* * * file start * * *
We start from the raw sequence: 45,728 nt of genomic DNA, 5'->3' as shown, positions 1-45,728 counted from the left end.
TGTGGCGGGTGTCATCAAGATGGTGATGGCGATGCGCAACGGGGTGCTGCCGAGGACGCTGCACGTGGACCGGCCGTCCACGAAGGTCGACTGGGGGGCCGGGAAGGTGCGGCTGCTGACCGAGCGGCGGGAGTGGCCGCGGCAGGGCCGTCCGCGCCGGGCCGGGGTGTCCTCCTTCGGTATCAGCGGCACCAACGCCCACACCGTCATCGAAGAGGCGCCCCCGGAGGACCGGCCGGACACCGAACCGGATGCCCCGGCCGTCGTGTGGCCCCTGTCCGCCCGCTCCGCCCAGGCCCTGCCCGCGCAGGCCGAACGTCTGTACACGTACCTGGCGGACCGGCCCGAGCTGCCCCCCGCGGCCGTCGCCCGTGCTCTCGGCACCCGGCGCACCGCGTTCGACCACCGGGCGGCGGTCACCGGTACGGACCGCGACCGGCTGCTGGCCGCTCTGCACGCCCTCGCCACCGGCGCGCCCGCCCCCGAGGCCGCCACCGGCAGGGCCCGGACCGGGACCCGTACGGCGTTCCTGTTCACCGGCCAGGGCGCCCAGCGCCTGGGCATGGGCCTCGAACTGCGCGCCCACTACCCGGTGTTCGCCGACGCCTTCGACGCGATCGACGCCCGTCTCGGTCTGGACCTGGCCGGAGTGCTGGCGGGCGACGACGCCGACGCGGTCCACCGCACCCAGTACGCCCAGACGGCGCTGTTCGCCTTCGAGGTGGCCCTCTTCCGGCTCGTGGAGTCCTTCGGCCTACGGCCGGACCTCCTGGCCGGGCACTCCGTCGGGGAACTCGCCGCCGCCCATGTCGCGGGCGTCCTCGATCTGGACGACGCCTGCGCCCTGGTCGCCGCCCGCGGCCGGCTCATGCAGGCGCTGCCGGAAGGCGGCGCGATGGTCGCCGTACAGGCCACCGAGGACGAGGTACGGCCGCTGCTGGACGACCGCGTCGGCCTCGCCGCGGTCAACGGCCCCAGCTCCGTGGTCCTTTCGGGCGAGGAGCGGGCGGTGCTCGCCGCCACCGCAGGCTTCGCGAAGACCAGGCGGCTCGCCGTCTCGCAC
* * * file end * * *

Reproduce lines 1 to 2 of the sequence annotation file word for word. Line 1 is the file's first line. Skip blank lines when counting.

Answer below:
We start from the raw sequence: 45,728 nt of genomic DNA, 5'->3' as shown, positions 1-45,728 counted from the left end.
TGTGGCGGGTGTCATCAAGATGGTGATGGCGATGCGCAACGGGGTGCTGCCGAGGACGCTGCACGTGGACCGGCCGTCCACGAAGGTCGACTGGGGGGCCGGGAAGGTGCGGCTGCTGACCGAGCGGCGGGAGTGGCCGCGGCAGGGCCGTCCGCGCCGGGCCGGGGTGTCCTCCTTCGGTATCAGCGGCACCAACGCCCACACCGTCATCGAAGAGGCGCCCCCGGAGGACCGGCCGGACACCGAACCGGATGCCCCGGCCGTCGTGTGGCCCCTGTCCGCCCGCTCCGCCCAGGCCCTGCCCGCGCAGGCCGAACGTCTGTACACGTACCTGGCGGACCGGCCCGAGCTGCCCCCCGCGGCCGTCGCCCGTGCTCTCGGCACCCGGCGCACCGCGTTCGACCACCGGGCGGCGGTCACCGGTACGGACCGCGACCGGCTGCTGGCCGCTCTGCACGCCCTCGCCACCGGCGCGCCCGCCCCCGAGGCCGCCACCGGCAGGGCCCGGACCGGGACCCGTACGGCGTTCCTGTTCACCGGCCAGGGCGCCCAGCGCCTGGGCATGGGCCTCGAACTGCGCGCCCACTACCCGGTGTTCGCCGACGCCTTCGACGCGATCGACGCCCGTCTCGGTCTGGACCTGGCCGGAGTGCTGGCGGGCGACGACGCCGACGCGGTCCACCGCACCCAGTACGCCCAGACGGCGCTGTTCGCCTTCGAGGTGGCCCTCTTCCGGCTCGTGGAGTCCTTCGGCCTACGGCCGGACCTCCTGGCCGGGCACTCCGTCGGGGAACTCGCCGCCGCCCATGTCGCGGGCGTCCTCGATCTGGACGACGCCTGCGCCCTGGTCGCCGCCCGCGGCCGGCTCATGCAGGCGCTGCCGGAAGGCGGCGCGATGGTCGCCGTACAGGCCACCGAGGACGAGGTACGGCCGCTGCTGGACGACCGCGTCGGCCTCGCCGCGGTCAACGGCCCCAGCTCCGTGGTCCTTTCGGGCGAGGAGCGGGCGGTGCTCGCCGCCACCGCAGGCTTCGCGAAGACCAGGCGGCTCGCCGTCTCGCAC